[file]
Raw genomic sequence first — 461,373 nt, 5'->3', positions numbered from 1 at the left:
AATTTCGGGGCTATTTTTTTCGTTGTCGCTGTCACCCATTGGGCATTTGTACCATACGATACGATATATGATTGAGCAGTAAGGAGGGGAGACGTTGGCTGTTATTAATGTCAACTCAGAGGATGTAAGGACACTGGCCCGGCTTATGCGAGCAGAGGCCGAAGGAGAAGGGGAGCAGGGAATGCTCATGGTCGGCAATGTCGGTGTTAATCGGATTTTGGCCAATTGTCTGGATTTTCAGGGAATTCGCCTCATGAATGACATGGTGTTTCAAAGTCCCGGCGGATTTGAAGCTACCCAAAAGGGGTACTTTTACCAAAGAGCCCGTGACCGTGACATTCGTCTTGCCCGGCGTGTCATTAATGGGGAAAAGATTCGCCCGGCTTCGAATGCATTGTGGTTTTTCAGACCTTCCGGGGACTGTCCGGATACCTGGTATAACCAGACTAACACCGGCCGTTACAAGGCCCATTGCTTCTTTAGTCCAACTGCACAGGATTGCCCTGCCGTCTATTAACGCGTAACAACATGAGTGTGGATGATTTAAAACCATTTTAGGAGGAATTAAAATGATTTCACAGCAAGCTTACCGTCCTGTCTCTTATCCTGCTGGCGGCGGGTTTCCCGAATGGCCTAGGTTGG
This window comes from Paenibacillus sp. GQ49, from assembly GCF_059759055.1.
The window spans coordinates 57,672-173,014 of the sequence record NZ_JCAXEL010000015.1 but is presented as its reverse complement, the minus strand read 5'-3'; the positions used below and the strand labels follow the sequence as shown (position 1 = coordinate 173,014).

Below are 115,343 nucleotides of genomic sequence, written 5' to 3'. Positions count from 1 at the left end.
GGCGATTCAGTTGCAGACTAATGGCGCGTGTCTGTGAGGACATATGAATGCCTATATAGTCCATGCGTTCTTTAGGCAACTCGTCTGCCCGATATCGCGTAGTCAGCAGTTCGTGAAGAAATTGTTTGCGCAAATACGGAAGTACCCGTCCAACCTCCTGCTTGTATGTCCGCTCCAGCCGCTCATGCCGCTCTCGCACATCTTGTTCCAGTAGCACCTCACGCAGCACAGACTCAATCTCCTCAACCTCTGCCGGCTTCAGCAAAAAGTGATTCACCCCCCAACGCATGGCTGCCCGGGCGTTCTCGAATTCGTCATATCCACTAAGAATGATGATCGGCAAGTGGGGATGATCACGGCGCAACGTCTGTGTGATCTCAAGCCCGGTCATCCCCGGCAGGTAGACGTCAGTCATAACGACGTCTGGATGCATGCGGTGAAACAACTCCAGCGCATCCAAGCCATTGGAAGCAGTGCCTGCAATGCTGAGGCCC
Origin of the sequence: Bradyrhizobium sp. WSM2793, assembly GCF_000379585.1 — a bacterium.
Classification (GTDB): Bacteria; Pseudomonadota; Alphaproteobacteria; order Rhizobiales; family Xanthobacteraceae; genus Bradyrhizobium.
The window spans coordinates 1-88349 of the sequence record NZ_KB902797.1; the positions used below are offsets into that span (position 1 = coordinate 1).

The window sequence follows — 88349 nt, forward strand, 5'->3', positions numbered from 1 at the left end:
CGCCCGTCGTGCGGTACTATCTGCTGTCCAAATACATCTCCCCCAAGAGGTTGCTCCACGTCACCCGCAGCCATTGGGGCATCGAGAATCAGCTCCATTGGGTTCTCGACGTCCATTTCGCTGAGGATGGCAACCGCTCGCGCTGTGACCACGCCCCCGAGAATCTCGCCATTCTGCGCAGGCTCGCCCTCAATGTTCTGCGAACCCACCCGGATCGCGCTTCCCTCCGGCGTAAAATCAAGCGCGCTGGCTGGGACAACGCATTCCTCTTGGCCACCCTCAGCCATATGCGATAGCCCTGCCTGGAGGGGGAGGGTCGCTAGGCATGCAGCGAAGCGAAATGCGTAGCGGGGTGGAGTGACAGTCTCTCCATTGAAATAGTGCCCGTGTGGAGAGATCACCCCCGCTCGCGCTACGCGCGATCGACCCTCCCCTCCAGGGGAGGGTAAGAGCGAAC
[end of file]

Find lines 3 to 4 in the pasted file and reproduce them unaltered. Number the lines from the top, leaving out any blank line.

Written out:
This window comes from Paenibacillus sp. GQ49, from assembly GCF_059759055.1.
The window spans coordinates 57,672-173,014 of the sequence record NZ_JCAXEL010000015.1 but is presented as its reverse complement, the minus strand read 5'-3'; the positions used below and the strand labels follow the sequence as shown (position 1 = coordinate 173,014).